Make a brine strong enough to bear the weight of an egg. Into this put cucumbers fresh from the garden. They will keep in this brine indefinitely. Whenever fresh pickles are wanted, take out as many as are desired from the brine, and let them soak in fresh water two days, changing the water once. Now put two quarts of the best cider vinegar (to fifty cucumbers) on the fire in a porcelain kettle, with one ounce of whole pepper, half an ounce of mustard - seed, one ounce of ginger sliced, half an ounce of mace, a small stalk of horseradish, a piece of alum the size of a large pea, and half a cup of sugar. Tie up the spices in three muslin bags. Boil all together ten minutes; then pour all over the pickles. It is not necessary to scald the cucumbers, yet many do so, putting them into the kettle, with the vinegar and spices when cold, and covering the bottom, sides, and top closely with cabbage leaves, which improve the color. If they are not green enough at the first scalding, scald them a second time, with fresh leaves around. This receipt is especially desirable for people living in the country, because, having many vines, the cucumbers of any size preferred can be picked each day, washed, and put into the brine.
Ingredients: To every gallon of vinegar put four ounces of curry powder, four ounces of mustard powder, three ounces of bruised ginger, two drams of Cayenne pepper, two ounces of turmeric, two ounces of garlic, half a pound of onions (skinned), and a quarter of a pound of salt.
Put all into a stone jar. Cover it with a bladder wet with the pickle, and keep it warm by the fire for three days, shaking it well three times a day. Any thing may be put into this preparation, excepting red cabbage and walnuts. Gather every thing fresh, such as small cucumbers, green grapes, green tomatoes, cauliflowers, small onions, nasturtiums, string-beans, etc., etc. Wipe them, cut them when too large, and throw them fresh into the vinegar.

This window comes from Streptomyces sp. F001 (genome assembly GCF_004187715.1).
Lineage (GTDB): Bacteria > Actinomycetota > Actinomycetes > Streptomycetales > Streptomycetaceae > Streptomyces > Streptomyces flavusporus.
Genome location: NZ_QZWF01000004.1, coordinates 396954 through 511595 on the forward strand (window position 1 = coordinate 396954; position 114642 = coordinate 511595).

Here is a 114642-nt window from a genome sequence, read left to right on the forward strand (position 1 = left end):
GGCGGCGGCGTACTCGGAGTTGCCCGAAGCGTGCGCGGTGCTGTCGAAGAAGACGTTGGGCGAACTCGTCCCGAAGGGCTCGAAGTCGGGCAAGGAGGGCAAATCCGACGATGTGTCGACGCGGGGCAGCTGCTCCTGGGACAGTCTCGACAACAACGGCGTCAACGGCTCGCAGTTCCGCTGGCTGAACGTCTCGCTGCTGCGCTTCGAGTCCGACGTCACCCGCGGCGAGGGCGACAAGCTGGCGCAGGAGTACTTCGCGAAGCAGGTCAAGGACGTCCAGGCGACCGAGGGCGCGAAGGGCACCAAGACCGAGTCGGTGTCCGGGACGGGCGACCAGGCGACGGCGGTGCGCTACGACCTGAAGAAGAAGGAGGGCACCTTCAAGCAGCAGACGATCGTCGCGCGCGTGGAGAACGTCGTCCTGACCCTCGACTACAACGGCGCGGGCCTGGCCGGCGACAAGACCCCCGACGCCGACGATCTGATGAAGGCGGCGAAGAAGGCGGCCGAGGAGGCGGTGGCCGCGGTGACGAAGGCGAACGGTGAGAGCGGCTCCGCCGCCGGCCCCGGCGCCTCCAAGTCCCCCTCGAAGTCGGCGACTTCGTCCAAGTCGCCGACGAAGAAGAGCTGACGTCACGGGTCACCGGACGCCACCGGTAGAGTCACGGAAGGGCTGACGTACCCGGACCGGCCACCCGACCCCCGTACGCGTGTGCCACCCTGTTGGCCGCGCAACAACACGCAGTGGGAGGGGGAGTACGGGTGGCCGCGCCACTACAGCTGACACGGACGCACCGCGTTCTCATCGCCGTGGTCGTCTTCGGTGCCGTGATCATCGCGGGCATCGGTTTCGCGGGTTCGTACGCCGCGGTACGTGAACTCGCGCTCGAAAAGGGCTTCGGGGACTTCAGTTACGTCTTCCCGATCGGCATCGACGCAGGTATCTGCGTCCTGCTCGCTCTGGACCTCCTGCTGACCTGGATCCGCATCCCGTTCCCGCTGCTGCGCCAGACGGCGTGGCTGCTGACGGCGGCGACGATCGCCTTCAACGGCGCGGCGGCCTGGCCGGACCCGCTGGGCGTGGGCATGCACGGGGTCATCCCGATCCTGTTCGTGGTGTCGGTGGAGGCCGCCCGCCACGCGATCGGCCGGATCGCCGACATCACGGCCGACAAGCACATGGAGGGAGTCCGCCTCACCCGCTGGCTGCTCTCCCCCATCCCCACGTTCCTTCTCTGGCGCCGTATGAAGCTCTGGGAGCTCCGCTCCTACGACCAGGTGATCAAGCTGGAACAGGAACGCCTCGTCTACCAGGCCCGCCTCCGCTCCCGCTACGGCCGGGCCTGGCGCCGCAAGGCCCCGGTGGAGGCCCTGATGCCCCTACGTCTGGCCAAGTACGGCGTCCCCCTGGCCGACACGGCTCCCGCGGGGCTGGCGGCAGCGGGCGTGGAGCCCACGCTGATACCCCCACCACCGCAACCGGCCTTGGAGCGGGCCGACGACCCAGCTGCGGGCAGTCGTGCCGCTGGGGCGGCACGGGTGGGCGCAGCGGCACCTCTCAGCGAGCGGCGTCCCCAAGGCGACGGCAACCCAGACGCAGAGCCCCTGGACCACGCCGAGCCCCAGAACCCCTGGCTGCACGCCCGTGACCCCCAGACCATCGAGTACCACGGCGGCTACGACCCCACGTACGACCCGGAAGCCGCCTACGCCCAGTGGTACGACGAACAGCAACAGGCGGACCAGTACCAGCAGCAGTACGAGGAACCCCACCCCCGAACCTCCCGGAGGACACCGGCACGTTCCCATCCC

Ingredients: One peck of green tomatoes, half a peck of ripe tomatoes, half a dozen onions, three heads of cabbage, one dozen green peppers, and three red peppers.
Chop them any size you choose, then sprinkle half a pint of salt over them. Put them into a coarse cotton bag. Let them drain twenty-four hours. Put them into a kettle, with three pounds of brown sugar, half a tea-cupful of grated horseradish, one table-spoonful each of ground black pepper, ground mustard, white mustard, mace, and celery seed. Cover all with vinegar, and boil till clear.
Cut the cauliflowers into little flowerets of equal size. Throw them into boiling salted water. Place them at the back of the range, and when they are just about to boil take them off and drain them. Put them into jars. Boil (about fifteen minutes) enough vinegar to well cover them, seasoning it with one-ounce of nutmeg, one ounce of mustard-seed, and half an ounce of mace to three quarts of vinegar. Pour this hot over the cauliflowers, adding a little sweet-oil the last thing, to cover the top. Cover them, while warm, with a bladder or fine leather over their corks.